Hrdlicka: Virgin CEO cast as border martyr

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It is unlikely a fluke that the first notable tourism female CEO is thrown under the bus of an unpopular idea.

When facing tough times, any financially astute institution – like any willing to take on the dregs of Virgin Australia – will recruit a dispensable C-Suite so the executive can float ideas like ‘Open the borders! Health be damned!’ when the media of the day is reporting that the voting population resolutely supports closed borders. This way, the board can quote that executive as the source of any poor decision, cut them off at the legs, keep shareholders happy, and move ahead with the fickle media cycle into the new financial and political year.

The Tourism News has been told repeatedly that even those in the most dire situation – boating operations in Cairns, of which 90% of previous consumer traffic was Chinese national – understand that there is no palatable price on absorbing COVID unnecessarily in Australia.

Virgin CEO calls for open borders, even if ‘some pel,bn n  ople may die’

Virgin Australia’s chief executive has called for the country’s borders to be reopened before the stated goal of mid-2022, saying it made long-term sense even if “some people may die”.

Speaking at a business lunch in Brisbane on Monday, Jayne Hrdlicka said she did not agree with the current stated reopening date of “mid-2022” put forward by the federal government in last week’s federal budget.

Jayne Hrdlicka, chief executive of Virgin Australia, seen in a file image.
Jayne Hrdlicka, chief executive of Virgin Australia, seen in a file image.CREDIT:BEN SEARCY

Ms Hrdlicka said she believed, with a viable vaccine in place for a large enough portion of Australia’s population, the country needed to reopen its borders or risk being left behind by the rest of the world.

The airline boss said as long as vaccination levels were high enough, and vulnerable people were protected, the country should take the risk of fully opening again sooner than June 2022.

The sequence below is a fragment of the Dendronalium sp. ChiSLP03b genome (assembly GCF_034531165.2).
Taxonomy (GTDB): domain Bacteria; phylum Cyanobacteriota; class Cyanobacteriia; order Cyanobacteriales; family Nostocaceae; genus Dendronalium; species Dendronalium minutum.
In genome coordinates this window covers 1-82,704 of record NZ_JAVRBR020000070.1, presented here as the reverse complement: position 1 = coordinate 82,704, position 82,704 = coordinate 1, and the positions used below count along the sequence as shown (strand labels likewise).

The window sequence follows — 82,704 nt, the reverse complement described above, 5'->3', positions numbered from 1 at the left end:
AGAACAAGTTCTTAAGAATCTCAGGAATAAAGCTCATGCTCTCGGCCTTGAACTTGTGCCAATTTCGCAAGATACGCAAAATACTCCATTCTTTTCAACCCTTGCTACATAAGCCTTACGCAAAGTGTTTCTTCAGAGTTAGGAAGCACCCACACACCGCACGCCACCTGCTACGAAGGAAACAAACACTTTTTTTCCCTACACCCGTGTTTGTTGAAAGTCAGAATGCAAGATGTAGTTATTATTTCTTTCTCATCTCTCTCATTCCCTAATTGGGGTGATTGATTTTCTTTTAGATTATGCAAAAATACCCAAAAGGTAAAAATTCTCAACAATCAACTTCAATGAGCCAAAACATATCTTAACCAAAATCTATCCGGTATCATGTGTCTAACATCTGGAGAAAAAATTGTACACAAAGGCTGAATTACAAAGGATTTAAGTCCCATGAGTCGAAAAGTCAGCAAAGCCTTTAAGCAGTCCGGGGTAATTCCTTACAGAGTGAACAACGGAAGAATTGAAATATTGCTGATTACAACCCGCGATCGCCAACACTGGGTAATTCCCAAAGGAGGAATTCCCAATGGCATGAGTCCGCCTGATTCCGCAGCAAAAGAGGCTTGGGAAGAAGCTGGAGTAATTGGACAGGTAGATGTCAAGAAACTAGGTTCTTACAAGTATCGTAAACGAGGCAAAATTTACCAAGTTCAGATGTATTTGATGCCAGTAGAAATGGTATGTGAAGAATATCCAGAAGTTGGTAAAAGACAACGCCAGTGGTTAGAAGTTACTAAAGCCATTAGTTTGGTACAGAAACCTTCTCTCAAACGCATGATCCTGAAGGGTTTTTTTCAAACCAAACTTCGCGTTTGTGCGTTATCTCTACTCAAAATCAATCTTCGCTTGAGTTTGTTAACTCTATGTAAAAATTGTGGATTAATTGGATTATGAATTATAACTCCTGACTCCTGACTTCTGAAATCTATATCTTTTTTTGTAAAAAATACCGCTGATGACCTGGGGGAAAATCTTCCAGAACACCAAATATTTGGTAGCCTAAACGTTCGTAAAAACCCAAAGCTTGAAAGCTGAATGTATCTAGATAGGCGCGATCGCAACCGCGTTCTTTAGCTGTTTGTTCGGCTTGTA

“COVID will be part of the community, we will become sick with COVID and it won’t put us in hospital, and it won’t put people into dire straits because we’ll have a vaccine,” Ms Hrdlicka said.

“Some people may die, but it will be way smaller than with the flu.

“We’re forgetting the fact that we’ve learnt how to live with lots of viruses and challenges over the years and we’ve got to learn how to live with this.”

It is estimated more than 3.3 million people have died worldwide from COVID-19 since the pandemic began. In the US, 584,495 people died of COVID-19 between January 2020 and last Friday, according to figures from Johns Hopkins University.

Globally, anywhere from 290,000 to 650,000 people die of flu-related causes every year.

In countries with vaccination programs further along than Australia’s, there have been good indications that the vaccines have greatly reduced death tolls, Britain this month recording zero deaths from COVID for the first time since July last year.

Prime Minister Scott Morrison recommitted to the reopening target of mid-2022 on Monday, saying Australians understood a “cautious approach” was needed to any border reopening.

“I welcome the fact that I think Australians by and large share the view that Australia has done incredibly well throughout the course of the pandemic,” he said.

“We have been able to not only save lives but save livelihoods as well, and Australians want to see that continue.”

The latest Newspoll showed 73 per cent of respondents supported the current border approach and believed they should remain closed until the middle of next year.

Ms Hrdlicka’s comments come as Virgin works to put itself back together after the pandemic delivered several blows to the business, which led to it entering receivership temporarily last year.

The company was bailed out by American firm Bain Capital with a focus on domestic travel.

The airline retired its fleet of Airbus A330 and Boeing 777 jets in favour of smaller aircraft more suited to interstate and short-jump travel within the Australasian region.

The company previously maintained that it believed short trips to Fiji and other tourist centres by the end of this year was a “realistic” goal.

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